No, the Russian threat is not "imaginary"

Russia is eating its neighbors. Six years ago, it severed two provinces from Georgia. This year, it devoured Crimea. Now it has thousands of troops deployed near Ukraine’s eastern border—up to 40,000, according to NATO estimates—backed by helicopters, tanks, and artillery. Meanwhile, Russia is threatening to cut off its gas supply to Ukraine and, by extension, European countries that rely on pipelines running through Ukraine.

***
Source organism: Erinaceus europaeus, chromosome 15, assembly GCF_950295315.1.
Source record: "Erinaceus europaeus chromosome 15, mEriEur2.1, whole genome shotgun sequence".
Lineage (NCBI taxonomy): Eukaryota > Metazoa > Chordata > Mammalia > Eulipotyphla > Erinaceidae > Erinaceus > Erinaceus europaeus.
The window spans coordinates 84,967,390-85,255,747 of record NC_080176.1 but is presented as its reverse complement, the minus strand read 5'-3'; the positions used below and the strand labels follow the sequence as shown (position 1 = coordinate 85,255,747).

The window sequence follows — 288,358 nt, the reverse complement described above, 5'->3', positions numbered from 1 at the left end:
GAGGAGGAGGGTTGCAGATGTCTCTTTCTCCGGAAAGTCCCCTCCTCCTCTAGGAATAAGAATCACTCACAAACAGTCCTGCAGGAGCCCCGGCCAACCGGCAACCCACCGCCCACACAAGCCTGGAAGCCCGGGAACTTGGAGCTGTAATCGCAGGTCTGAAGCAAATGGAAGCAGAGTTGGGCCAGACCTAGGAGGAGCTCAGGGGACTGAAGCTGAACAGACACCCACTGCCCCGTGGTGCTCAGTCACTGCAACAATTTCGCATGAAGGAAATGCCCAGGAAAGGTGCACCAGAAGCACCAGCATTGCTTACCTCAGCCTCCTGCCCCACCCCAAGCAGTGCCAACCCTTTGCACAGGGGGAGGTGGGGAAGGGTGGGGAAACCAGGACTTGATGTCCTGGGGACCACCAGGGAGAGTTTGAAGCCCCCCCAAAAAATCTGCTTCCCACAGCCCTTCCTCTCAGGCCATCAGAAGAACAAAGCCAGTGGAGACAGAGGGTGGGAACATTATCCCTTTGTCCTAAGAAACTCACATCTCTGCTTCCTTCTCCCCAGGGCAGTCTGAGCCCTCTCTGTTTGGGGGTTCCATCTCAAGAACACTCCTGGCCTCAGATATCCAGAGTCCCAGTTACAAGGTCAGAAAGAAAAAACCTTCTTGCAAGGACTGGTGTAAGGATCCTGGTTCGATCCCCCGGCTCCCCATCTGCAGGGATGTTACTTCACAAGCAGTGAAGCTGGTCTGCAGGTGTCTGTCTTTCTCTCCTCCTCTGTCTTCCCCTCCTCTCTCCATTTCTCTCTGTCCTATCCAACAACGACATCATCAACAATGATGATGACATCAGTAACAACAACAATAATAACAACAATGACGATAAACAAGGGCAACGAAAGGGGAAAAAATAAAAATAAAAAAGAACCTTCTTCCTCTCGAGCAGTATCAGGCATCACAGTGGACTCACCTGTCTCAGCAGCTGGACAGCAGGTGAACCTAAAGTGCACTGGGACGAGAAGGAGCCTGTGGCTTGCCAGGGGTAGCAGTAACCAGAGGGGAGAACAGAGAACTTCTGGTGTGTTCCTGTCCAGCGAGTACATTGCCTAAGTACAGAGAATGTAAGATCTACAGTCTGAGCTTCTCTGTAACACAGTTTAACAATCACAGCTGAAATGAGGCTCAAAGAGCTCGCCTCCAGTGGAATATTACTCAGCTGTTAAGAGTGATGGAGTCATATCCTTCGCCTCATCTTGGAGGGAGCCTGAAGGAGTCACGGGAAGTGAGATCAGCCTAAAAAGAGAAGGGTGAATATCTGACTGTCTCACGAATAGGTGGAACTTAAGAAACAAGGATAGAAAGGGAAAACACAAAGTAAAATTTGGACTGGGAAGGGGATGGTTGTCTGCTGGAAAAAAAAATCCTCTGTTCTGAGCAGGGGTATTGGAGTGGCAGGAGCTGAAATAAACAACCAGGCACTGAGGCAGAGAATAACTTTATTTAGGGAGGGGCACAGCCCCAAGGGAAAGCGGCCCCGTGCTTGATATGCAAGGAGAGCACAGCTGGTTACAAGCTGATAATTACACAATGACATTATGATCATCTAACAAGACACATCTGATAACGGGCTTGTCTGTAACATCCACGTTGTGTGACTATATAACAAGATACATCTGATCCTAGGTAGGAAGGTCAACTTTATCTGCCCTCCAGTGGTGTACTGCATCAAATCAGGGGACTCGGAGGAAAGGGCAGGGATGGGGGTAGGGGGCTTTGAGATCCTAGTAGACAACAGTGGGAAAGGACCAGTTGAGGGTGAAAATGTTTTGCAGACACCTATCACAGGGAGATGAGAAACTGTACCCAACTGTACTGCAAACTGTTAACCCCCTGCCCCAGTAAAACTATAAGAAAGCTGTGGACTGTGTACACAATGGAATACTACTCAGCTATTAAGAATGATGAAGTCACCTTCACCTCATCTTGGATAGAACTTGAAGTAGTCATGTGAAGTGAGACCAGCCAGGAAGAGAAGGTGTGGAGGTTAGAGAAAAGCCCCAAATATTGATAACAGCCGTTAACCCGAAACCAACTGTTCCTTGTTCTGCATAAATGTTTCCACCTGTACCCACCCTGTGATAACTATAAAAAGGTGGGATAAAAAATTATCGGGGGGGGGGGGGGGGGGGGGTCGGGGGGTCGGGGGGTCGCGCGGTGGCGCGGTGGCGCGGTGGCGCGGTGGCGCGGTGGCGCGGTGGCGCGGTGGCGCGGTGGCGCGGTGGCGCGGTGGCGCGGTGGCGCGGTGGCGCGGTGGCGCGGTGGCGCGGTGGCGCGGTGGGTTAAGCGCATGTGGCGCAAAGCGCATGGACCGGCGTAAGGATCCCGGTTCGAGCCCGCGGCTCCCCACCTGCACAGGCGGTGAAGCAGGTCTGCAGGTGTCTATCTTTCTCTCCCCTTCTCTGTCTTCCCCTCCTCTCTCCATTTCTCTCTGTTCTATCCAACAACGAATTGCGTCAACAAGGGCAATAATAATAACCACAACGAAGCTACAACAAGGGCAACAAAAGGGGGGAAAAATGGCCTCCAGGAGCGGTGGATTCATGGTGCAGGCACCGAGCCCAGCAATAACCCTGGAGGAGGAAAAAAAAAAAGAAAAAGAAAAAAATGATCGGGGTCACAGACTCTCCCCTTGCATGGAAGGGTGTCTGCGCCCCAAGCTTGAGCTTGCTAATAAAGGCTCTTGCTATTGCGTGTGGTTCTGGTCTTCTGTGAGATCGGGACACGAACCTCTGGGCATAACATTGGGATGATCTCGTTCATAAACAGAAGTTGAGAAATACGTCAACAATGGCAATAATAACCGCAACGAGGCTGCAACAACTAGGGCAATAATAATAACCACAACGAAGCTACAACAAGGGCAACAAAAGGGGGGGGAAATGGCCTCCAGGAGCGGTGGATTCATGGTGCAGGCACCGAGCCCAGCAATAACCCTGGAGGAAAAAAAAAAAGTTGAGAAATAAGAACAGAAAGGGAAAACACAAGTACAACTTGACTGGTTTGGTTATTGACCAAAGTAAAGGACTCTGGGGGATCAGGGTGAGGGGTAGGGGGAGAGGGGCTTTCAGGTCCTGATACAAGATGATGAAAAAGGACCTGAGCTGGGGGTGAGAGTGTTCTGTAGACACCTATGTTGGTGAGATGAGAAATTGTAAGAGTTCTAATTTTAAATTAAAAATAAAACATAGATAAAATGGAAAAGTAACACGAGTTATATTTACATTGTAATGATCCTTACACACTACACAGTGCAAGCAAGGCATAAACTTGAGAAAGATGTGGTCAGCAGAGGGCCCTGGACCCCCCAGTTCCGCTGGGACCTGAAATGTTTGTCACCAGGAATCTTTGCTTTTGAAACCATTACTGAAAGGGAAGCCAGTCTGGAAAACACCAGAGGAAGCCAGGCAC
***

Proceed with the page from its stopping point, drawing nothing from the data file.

The countries in Russia’s path aren’t stupid. Lithuania has announced coordinated defense measures “in the context of threats.” Poland is asking for two heavy NATO brigades. Romania is conducting military exercises with the U.S. and requesting “an eastward repositioning of NATO’s naval, air and ground forces.” Estonia is turning one of its military airports into a NATO base. “Everyone in Europe, and not only in Europe, should be worried,” says Estonia’s prime minister.

These countries don’t need NATO propaganda to tell them Russia is a threat. Russia’s troops, tanks, and land grabs have made that case convincingly. You can’t talk your way out of this one, Mr. Lavrov. The only way out is to take your guns and go home.

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